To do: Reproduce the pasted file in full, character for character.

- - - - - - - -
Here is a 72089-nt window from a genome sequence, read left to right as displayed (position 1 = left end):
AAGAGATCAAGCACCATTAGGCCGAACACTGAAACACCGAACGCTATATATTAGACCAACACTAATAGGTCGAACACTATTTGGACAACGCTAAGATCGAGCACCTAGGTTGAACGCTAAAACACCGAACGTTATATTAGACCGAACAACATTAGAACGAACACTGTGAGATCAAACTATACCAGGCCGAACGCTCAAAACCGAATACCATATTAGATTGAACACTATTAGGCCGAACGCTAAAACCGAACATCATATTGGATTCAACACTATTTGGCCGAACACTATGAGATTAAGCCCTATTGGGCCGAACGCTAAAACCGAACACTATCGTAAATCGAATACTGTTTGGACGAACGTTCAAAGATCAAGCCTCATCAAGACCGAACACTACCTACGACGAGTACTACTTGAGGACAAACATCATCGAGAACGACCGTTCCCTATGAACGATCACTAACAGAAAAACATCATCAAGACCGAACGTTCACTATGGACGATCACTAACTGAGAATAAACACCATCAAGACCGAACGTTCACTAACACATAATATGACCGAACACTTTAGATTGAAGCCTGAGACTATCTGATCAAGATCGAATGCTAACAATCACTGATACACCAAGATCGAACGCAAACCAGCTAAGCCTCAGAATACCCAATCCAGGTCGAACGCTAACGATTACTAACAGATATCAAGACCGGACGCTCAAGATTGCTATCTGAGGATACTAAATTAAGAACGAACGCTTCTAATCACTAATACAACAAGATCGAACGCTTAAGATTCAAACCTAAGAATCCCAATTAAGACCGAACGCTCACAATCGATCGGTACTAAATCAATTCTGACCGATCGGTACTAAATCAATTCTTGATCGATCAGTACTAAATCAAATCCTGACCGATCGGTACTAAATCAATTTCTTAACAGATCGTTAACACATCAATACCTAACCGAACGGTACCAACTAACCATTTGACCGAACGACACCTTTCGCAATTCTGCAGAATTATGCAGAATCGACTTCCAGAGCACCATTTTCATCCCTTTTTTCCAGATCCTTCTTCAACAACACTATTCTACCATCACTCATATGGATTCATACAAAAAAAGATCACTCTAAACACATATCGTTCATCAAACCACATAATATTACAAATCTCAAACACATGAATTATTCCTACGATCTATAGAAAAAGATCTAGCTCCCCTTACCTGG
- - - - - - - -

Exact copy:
Here is a 72089-nt window from a genome sequence, read left to right as displayed (position 1 = left end):
AAGAGATCAAGCACCATTAGGCCGAACACTGAAACACCGAACGCTATATATTAGACCAACACTAATAGGTCGAACACTATTTGGACAACGCTAAGATCGAGCACCTAGGTTGAACGCTAAAACACCGAACGTTATATTAGACCGAACAACATTAGAACGAACACTGTGAGATCAAACTATACCAGGCCGAACGCTCAAAACCGAATACCATATTAGATTGAACACTATTAGGCCGAACGCTAAAACCGAACATCATATTGGATTCAACACTATTTGGCCGAACACTATGAGATTAAGCCCTATTGGGCCGAACGCTAAAACCGAACACTATCGTAAATCGAATACTGTTTGGACGAACGTTCAAAGATCAAGCCTCATCAAGACCGAACACTACCTACGACGAGTACTACTTGAGGACAAACATCATCGAGAACGACCGTTCCCTATGAACGATCACTAACAGAAAAACATCATCAAGACCGAACGTTCACTATGGACGATCACTAACTGAGAATAAACACCATCAAGACCGAACGTTCACTAACACATAATATGACCGAACACTTTAGATTGAAGCCTGAGACTATCTGATCAAGATCGAATGCTAACAATCACTGATACACCAAGATCGAACGCAAACCAGCTAAGCCTCAGAATACCCAATCCAGGTCGAACGCTAACGATTACTAACAGATATCAAGACCGGACGCTCAAGATTGCTATCTGAGGATACTAAATTAAGAACGAACGCTTCTAATCACTAATACAACAAGATCGAACGCTTAAGATTCAAACCTAAGAATCCCAATTAAGACCGAACGCTCACAATCGATCGGTACTAAATCAATTCTGACCGATCGGTACTAAATCAATTCTTGATCGATCAGTACTAAATCAAATCCTGACCGATCGGTACTAAATCAATTTCTTAACAGATCGTTAACACATCAATACCTAACCGAACGGTACCAACTAACCATTTGACCGAACGACACCTTTCGCAATTCTGCAGAATTATGCAGAATCGACTTCCAGAGCACCATTTTCATCCCTTTTTTCCAGATCCTTCTTCAACAACACTATTCTACCATCACTCATATGGATTCATACAAAAAAAGATCACTCTAAACACATATCGTTCATCAAACCACATAATATTACAAATCTCAAACACATGAATTATTCCTACGATCTATAGAAAAAGATCTAGCTCCCCTTACCTGG